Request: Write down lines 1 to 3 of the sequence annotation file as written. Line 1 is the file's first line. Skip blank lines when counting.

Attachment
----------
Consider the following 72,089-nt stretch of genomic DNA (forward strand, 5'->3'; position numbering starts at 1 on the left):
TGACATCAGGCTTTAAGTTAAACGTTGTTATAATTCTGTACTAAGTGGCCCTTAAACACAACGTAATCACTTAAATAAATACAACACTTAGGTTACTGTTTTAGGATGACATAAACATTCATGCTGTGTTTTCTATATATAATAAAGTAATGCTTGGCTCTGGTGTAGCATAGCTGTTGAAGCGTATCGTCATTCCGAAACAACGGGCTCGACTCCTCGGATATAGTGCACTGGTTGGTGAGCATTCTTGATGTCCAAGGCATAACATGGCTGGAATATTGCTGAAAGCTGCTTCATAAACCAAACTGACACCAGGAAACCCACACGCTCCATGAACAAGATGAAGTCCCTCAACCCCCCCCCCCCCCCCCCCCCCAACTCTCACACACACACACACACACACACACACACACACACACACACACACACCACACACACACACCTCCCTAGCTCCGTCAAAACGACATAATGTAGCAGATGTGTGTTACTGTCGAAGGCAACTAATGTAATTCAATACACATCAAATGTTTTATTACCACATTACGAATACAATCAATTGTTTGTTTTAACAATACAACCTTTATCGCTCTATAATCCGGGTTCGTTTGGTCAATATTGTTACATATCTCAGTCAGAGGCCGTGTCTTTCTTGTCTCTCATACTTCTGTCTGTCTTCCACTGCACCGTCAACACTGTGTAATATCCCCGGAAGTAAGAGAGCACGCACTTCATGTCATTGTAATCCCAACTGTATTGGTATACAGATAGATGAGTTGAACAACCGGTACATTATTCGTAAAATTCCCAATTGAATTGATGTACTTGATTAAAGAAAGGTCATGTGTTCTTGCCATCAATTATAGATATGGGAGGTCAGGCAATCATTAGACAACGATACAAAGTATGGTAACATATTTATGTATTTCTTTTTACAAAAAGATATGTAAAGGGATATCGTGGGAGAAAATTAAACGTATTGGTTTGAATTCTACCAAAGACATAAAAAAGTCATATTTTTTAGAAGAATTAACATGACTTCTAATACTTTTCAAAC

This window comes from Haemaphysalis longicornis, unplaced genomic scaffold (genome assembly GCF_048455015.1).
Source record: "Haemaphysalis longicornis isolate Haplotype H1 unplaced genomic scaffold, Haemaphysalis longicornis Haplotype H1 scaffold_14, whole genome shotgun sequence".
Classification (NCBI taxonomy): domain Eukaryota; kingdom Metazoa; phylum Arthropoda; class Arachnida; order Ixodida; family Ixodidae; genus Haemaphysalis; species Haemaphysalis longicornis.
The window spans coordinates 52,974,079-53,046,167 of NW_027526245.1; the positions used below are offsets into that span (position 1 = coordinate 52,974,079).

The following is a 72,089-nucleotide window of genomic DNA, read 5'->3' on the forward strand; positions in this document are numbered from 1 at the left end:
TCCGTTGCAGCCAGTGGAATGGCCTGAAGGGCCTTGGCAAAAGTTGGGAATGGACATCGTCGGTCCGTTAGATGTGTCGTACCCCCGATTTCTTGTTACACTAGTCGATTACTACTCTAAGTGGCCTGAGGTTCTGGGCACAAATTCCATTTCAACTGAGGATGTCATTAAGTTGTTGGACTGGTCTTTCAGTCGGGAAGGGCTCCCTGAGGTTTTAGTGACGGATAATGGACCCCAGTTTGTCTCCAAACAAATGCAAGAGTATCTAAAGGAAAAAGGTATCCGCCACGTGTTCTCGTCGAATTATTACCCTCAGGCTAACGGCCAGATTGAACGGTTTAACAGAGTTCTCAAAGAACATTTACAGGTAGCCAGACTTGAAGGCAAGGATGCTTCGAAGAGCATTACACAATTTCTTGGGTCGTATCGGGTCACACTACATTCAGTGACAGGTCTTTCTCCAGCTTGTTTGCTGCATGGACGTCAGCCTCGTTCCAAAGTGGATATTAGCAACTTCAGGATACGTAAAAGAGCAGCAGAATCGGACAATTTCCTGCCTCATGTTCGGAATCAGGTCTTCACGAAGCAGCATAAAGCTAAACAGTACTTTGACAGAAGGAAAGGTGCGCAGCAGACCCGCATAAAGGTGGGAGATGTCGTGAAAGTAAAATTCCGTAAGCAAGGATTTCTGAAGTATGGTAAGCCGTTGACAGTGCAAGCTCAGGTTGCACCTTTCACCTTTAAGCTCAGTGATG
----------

Consider the following 72,089-nt stretch of genomic DNA (forward strand, 5'->3'; position numbering starts at 1 on the left):
TGACATCAGGCTTTAAGTTAAACGTTGTTATAATTCTGTACTAAGTGGCCCTTAAACACAACGTAATCACTTAAATAAATACAACACTTAGGTTACTGTTTTAGGATGACATAAACATTCATGCTGTGTTTTCTATATATAATAAAGTAATGCTTGGCTCTGGTGTAGCATAGCTGTTGAAGCGTATCGTCATTCCGAAACAACGGGCTCGACTCCTCGGATATAGTGCACTGGTTGGTGAGCATTCTTGATGTCCAAGGCATAACATGGCTGGAATATTGCTGAAAGCTGCTTCATAAACCAAACTGACACCAGGAAACCCACACGCTCCATGAACAAGATGAAGTCCCTCAACCCCCCCCCCCCCCCCCCCCCCAACTCTCACACACACACACACACACACACACACACACACACACACACACACACCACACACACACACCTCCCTAGCTCCGTCAAAACGACATAATGTAGCAGATGTGTGTTACTGTCGAAGGCAACTAATGTAATTCAATACACATCAAATGTTTTATTACCACATTACGAATACAATCAATTGTTTGTTTTAACAATACAACCTTTATCGCTCTATAATCCGGGTTCGTTTGGTCAATATTGTTACATATCTCAGTCAGAGGCCGTGTCTTTCTTGTCTCTCATACTTCTGTCTGTCTTCCACTGCACCGTCAACACTGTGTAATATCCCCGGAAGTAAGAGAGCACGCACTTCATGTCATTGTAATCCCAACTGTATTGGTATACAGATAGATGAGTTGAACAACCGGTACATTATTCGTAAAATTCCCAATTGAATTGATGTACTTGATTAAAGAAAGGTCATGTGTTCTTGCCATCAATTATAGATATGGGAGGTCAGGCAATCATTAGACAACGATACAAAGTATGGTAACATATTTATGTATTTCTTTTTACAAAAAGATATGTAAAGGGATATCGTGGGAGAAAATTAAACGTATTGGTTTGAATTCTACCAAAGACATAAAAAAGTCATATTTTTTAGAAGAATTAACATGACTTCTAATACTTTTCAAAC

This window comes from Haemaphysalis longicornis, unplaced genomic scaffold (genome assembly GCF_048455015.1).